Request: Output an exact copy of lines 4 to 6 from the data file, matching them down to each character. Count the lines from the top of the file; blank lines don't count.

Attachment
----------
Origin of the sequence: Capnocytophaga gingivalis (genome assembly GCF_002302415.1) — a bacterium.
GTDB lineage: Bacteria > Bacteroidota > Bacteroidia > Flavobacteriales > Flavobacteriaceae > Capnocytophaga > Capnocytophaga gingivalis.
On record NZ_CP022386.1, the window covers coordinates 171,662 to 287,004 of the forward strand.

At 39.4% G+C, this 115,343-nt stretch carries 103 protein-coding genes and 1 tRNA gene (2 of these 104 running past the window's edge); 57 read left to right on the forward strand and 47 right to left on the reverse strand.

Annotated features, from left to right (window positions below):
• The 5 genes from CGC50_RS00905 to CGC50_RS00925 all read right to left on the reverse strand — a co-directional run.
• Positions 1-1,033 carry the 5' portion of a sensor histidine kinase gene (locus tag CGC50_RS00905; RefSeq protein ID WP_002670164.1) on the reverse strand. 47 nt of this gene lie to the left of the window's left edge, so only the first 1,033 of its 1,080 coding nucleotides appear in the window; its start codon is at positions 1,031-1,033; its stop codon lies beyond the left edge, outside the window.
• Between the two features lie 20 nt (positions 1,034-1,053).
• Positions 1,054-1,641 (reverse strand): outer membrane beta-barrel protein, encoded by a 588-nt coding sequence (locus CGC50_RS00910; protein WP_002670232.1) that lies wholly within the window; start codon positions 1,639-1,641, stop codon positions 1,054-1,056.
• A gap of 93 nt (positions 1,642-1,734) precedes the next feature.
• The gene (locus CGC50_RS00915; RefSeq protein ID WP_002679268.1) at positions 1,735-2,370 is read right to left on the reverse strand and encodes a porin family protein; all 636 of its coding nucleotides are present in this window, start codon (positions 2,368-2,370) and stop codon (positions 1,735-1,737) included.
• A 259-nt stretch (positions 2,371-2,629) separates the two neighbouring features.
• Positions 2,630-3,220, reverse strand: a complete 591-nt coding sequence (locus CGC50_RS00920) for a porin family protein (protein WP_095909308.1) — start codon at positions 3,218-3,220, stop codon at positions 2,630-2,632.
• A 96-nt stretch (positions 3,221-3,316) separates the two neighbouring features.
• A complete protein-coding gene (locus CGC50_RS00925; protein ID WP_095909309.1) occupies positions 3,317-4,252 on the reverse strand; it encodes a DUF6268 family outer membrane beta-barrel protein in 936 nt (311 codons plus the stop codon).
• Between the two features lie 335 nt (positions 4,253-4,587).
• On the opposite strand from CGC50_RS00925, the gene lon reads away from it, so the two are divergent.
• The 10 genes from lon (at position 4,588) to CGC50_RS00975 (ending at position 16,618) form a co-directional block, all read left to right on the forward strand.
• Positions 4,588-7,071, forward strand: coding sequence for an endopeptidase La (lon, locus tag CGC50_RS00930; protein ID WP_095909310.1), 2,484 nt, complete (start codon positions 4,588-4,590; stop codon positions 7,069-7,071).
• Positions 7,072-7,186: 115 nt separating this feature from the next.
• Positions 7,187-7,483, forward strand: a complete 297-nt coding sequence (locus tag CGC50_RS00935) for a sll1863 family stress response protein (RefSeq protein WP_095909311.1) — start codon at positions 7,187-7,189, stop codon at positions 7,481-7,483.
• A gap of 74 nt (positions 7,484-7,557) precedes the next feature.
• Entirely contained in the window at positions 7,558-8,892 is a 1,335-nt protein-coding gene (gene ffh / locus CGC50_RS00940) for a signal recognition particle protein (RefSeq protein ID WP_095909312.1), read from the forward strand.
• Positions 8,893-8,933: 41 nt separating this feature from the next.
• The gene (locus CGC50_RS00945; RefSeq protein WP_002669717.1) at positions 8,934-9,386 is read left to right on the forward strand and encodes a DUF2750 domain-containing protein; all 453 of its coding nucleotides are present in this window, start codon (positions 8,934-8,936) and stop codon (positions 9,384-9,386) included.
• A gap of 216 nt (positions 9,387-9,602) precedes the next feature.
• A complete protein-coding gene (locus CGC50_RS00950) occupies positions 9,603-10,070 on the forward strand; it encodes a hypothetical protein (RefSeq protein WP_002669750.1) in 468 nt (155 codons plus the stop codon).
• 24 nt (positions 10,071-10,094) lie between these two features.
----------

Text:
At 39.4% G+C, this 115,343-nt stretch carries 103 protein-coding genes and 1 tRNA gene (2 of these 104 running past the window's edge); 57 read left to right on the forward strand and 47 right to left on the reverse strand.

Annotated features, from left to right (window positions below):
• The 5 genes from CGC50_RS00905 to CGC50_RS00925 all read right to left on the reverse strand — a co-directional run.